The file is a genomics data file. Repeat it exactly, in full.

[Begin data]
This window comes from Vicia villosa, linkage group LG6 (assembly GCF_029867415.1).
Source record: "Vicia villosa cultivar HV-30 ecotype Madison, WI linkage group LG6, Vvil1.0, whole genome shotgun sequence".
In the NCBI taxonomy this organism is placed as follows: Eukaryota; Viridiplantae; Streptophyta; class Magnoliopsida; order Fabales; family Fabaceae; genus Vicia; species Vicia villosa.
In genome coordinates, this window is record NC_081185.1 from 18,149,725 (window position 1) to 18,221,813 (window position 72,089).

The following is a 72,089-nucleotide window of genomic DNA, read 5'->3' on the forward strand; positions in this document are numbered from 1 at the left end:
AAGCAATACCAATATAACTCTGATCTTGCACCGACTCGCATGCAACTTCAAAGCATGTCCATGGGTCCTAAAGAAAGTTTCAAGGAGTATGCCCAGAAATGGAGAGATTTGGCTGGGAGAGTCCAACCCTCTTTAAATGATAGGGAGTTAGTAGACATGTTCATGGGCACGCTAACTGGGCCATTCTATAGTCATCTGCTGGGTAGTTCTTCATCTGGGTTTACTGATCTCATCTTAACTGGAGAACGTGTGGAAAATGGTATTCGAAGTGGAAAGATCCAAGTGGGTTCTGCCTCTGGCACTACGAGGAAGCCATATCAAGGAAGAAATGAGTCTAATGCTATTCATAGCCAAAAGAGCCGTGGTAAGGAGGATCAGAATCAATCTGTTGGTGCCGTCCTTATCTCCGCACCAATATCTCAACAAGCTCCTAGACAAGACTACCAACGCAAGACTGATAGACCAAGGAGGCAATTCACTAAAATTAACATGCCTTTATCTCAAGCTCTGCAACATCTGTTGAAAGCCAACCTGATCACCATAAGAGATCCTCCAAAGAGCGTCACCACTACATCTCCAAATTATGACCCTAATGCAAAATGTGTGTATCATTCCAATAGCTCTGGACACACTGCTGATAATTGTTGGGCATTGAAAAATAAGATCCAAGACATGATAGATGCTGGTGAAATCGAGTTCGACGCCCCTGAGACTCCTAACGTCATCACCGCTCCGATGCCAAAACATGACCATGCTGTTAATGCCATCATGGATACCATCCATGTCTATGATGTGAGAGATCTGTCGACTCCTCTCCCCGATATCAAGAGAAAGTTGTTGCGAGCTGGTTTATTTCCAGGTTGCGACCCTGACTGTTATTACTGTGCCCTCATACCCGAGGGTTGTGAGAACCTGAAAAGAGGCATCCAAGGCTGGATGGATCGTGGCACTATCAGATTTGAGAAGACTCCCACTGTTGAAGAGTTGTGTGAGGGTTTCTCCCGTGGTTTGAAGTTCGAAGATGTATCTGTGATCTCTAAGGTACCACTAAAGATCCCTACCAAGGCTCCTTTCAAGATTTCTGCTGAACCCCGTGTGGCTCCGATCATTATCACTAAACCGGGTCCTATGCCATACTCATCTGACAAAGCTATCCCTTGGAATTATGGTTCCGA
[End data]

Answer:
This window comes from Vicia villosa, linkage group LG6 (assembly GCF_029867415.1).
Source record: "Vicia villosa cultivar HV-30 ecotype Madison, WI linkage group LG6, Vvil1.0, whole genome shotgun sequence".
In the NCBI taxonomy this organism is placed as follows: Eukaryota; Viridiplantae; Streptophyta; class Magnoliopsida; order Fabales; family Fabaceae; genus Vicia; species Vicia villosa.
In genome coordinates, this window is record NC_081185.1 from 18,149,725 (window position 1) to 18,221,813 (window position 72,089).

The following is a 72,089-nucleotide window of genomic DNA, read 5'->3' on the forward strand; positions in this document are numbered from 1 at the left end:
AAGCAATACCAATATAACTCTGATCTTGCACCGACTCGCATGCAACTTCAAAGCATGTCCATGGGTCCTAAAGAAAGTTTCAAGGAGTATGCCCAGAAATGGAGAGATTTGGCTGGGAGAGTCCAACCCTCTTTAAATGATAGGGAGTTAGTAGACATGTTCATGGGCACGCTAACTGGGCCATTCTATAGTCATCTGCTGGGTAGTTCTTCATCTGGGTTTACTGATCTCATCTTAACTGGAGAACGTGTGGAAAATGGTATTCGAAGTGGAAAGATCCAAGTGGGTTCTGCCTCTGGCACTACGAGGAAGCCATATCAAGGAAGAAATGAGTCTAATGCTATTCATAGCCAAAAGAGCCGTGGTAAGGAGGATCAGAATCAATCTGTTGGTGCCGTCCTTATCTCCGCACCAATATCTCAACAAGCTCCTAGACAAGACTACCAACGCAAGACTGATAGACCAAGGAGGCAATTCACTAAAATTAACATGCCTTTATCTCAAGCTCTGCAACATCTGTTGAAAGCCAACCTGATCACCATAAGAGATCCTCCAAAGAGCGTCACCACTACATCTCCAAATTATGACCCTAATGCAAAATGTGTGTATCATTCCAATAGCTCTGGACACACTGCTGATAATTGTTGGGCATTGAAAAATAAGATCCAAGACATGATAGATGCTGGTGAAATCGAGTTCGACGCCCCTGAGACTCCTAACGTCATCACCGCTCCGATGCCAAAACATGACCATGCTGTTAATGCCATCATGGATACCATCCATGTCTATGATGTGAGAGATCTGTCGACTCCTCTCCCCGATATCAAGAGAAAGTTGTTGCGAGCTGGTTTATTTCCAGGTTGCGACCCTGACTGTTATTACTGTGCCCTCATACCCGAGGGTTGTGAGAACCTGAAAAGAGGCATCCAAGGCTGGATGGATCGTGGCACTATCAGATTTGAGAAGACTCCCACTGTTGAAGAGTTGTGTGAGGGTTTCTCCCGTGGTTTGAAGTTCGAAGATGTATCTGTGATCTCTAAGGTACCACTAAAGATCCCTACCAAGGCTCCTTTCAAGATTTCTGCTGAACCCCGTGTGGCTCCGATCATTATCACTAAACCGGGTCCTATGCCATACTCATCTGACAAAGCTATCCCTTGGAATTATGGTTCCGA